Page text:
DC has made it official: Wonder Woman is a bisexual. Not that there’s anything wrong with that.
Okay, there’s a lot wrong here. But it doesn’t have to do with Wonder Woman. It has to do with DC Comics.
Just when you thought Rebirth was going to change things at DC…They go back to the same old failed playbook doing the exact same things and expecting a different result. The rest of the publishing world calls this insanity, but this is business as usual at DC Comics.
Goeff Johns told us Rebirth was supposed to be a change from the Didio era. But here we have Greg Rucka following the same old approaches from the Didio business model that pretty much cost DC ten percent of its market share and thousands of readers. This whole Wonder Woman is bisexual gimmick is just another marketing stunt designed to generate short-term controversy but won’t increase sales for DC Comics in the long term.
It’s clear to me Greg Rucka is out of his depth. When writers like Greg Rucka can’t write good stories they resort to gimmicks. And they hope to deflect from their lack of storytelling ability by doing something flashy to overcompensate for their lack of substance. So instead of writing that great Wonder Woman story where we see her taking on a new menace or a fresh take on an old one…We get the revelation that she’s bisexual.
Big Deal. Cassie Hack of Hack/Slash has been bisexual for over five years. Tara from the FemForce has been a lesbian for over 35 years. Xena has been rumored to be lesbian for 20 years. What makes this revelation so special?
The big problem with comic book writers like Greg Rucka today is that they overthink everything instead of keeping it simple. Readers don’t need to know Wonder Woman’s sexual orientation. We don’t need to know what kind of tampon she uses. We don’t need to know if she masturbates in the shower or under waterfalls in Paradise Island. We just need to know what a wonder she is at kicking ass.
Seriously, no one cares if Wonder Woman is bisexual. Readers care if she’s interesting. Readers care if she has a "voice" that speaks to them. Unfortunately writers like him can’t write Wonder Woman stories that get readers excited about buying the comic for close to 40 years. Instead of the gimmicks, give us a Wonder Woman story where she kicks the ass of the members of her rogues gallery like Cheetah, Dr. Cyber, Giganta and Circe and you’ll give readers an incentive to buy a comic. Heck, just give her some new rogues and maybe readers might try a comic. But instead of creating some interesting stories we get more of the same old gimmicks from DC that collapsed the comic book industry in the 1990’s.
Greg Rucka thinks that revealing that Wonder Woman is bisexual will make a profound statement for diversity. Unfortunately, most comic fans are indifferently responding to it. Many see right through the marketing stunt and many more are just wating for the next reboot to retcon this little revelation from the characters’ mythos. At this point comic fans and casual readers are just tired of the archaic 1990’s shock marketing approaches comic publishers continue to use and want them to do something different with their business model.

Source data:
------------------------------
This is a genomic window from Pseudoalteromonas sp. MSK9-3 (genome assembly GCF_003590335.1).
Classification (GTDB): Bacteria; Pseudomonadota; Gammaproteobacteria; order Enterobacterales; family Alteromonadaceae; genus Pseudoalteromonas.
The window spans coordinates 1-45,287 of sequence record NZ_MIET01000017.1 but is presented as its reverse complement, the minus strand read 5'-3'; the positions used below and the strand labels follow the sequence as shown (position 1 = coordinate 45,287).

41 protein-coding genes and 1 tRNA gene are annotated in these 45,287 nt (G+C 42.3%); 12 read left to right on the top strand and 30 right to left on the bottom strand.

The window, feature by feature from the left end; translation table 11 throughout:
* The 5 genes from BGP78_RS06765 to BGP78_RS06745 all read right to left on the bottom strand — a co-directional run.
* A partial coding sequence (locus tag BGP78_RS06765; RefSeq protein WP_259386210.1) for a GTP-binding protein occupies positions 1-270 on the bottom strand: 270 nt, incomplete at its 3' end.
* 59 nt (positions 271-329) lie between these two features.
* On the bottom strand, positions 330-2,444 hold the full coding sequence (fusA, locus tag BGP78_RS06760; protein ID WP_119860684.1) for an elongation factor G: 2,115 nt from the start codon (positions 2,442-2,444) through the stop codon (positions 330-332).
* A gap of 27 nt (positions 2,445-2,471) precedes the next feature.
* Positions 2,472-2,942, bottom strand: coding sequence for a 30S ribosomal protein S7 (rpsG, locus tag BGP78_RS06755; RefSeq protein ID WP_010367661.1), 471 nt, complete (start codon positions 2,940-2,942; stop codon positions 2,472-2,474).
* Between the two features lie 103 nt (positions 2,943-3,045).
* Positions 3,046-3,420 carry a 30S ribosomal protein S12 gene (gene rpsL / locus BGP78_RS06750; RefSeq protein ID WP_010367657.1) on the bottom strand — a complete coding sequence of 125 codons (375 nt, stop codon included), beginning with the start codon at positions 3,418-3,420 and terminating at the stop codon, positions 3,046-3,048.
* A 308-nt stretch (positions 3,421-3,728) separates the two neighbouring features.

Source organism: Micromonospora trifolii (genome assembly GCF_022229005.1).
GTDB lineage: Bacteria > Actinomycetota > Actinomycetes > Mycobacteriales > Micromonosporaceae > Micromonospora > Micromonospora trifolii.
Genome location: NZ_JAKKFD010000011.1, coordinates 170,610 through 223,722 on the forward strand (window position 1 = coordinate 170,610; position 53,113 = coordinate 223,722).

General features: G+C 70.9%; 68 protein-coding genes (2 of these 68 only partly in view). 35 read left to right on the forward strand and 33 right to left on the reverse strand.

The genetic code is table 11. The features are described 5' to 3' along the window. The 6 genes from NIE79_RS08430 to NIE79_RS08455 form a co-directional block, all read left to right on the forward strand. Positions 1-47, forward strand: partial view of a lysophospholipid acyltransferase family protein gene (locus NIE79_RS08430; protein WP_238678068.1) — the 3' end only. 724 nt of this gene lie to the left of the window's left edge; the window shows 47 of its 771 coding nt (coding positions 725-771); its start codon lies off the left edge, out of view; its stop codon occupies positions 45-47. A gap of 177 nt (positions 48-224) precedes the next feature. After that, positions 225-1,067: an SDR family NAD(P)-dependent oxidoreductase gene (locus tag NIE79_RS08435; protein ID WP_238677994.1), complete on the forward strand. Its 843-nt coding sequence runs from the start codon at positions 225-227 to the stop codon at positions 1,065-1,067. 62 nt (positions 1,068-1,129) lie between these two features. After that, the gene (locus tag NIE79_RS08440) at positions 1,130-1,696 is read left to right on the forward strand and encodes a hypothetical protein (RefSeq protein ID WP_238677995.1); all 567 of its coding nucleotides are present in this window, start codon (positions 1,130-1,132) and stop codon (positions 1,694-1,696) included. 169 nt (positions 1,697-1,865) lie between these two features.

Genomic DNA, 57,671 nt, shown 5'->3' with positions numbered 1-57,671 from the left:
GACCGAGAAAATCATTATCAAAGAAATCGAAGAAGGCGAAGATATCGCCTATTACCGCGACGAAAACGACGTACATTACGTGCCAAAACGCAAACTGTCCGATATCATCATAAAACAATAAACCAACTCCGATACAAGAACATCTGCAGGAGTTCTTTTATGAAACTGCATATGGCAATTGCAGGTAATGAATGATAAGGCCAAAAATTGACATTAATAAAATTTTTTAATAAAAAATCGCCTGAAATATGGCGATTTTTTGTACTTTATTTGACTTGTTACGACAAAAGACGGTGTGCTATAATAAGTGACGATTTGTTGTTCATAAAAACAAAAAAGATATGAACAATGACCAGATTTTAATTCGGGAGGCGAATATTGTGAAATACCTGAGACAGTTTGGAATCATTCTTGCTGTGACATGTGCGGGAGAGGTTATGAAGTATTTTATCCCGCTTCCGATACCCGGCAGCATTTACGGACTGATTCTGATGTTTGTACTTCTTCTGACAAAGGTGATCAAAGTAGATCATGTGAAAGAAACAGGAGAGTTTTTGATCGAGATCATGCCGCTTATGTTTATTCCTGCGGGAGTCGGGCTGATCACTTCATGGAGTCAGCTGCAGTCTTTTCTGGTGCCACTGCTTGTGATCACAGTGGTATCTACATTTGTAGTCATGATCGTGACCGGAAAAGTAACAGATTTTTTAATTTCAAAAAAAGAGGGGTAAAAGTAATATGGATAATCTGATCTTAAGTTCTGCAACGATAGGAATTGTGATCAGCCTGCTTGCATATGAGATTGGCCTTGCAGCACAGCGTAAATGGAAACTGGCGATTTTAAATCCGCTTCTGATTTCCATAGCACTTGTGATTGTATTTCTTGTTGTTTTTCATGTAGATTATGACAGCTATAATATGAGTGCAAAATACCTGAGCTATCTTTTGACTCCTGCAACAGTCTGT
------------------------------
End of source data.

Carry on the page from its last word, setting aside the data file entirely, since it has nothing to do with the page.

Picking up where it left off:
The big problem with Wonder Woman for 40 years has been that no one has been able to write her adventures in a postfeminist world. Yes Wonder Woman was an icon for feminism and a symbol for strong women back from the 1940s-1960s. But ironically after feminist Gloria Stienem demanded that she be changed back from the strong selling Diana Prince Wonder Woman concept back to the star spangled superwoman in the mid 1970s in Ms. Magazine she has struggled to find a direction, an identity and an audience with readers. These days with so many strong real-life women around like Hilary Clinton, Michelle Obama, Gina Carano, Mickie James, Chyna, Beyonce, and Carly Fiorina around and strong female heroines like Buffy, Xena, Sonya Blade, Elisa Maza, She Hulk, Rogue, Jessica Jones and The Powerpuff Girls in media, Princess Diana of Pardise Island has become another pretty face.
Now she’s bisexual. But still just another pretty face in a crowd of dozens of superheroine and fantasy characters. And there’s a lot wrong with that from a business perspective.
Seriously, What can Wonder Woman do that any of the characters I mentioned can’t? What makes her special? Why should readers care about her? Those are the questions no writer has been really able to answer in Postfeminist America for over 40 years. Yeah Wonder Woman was the first female superheroine. But most people don’t buy her comic because no writer makes can make a person they can relate to today.
What Wonder Woman really needs a new direction. Something contemporary and relatable to readers of all ages. Something that defines her for this age. Give readers a story where Wonder Woman a story where she participates in an ultimate fight against a Greek Goddess like Isis did in The Ultimate Fight. Or she stands up for her principles against a villain who challenges her values like Isis did in The Beauty Myth and Wrath of the Cybergoddess. Or have her take on a more contemporary menace readers relate to like Vampires like Isis did in Night ofthe Vampires. Or have her and Batman take on Dracula like Isis did in Bride ofDracula. Those were some of the ideas I had for Wonder Woman stories. And I believe those are the kinds of stories that’d get readers excited about the character to start buying her adventures again.
I’ve never wondered about Wonder Woman’s sexual orientation. The only thing I wondered about was the action and adventure between the pages of her comics. Show readers what makes Wonder Woman great as a character people will buy Wonder Woman comics.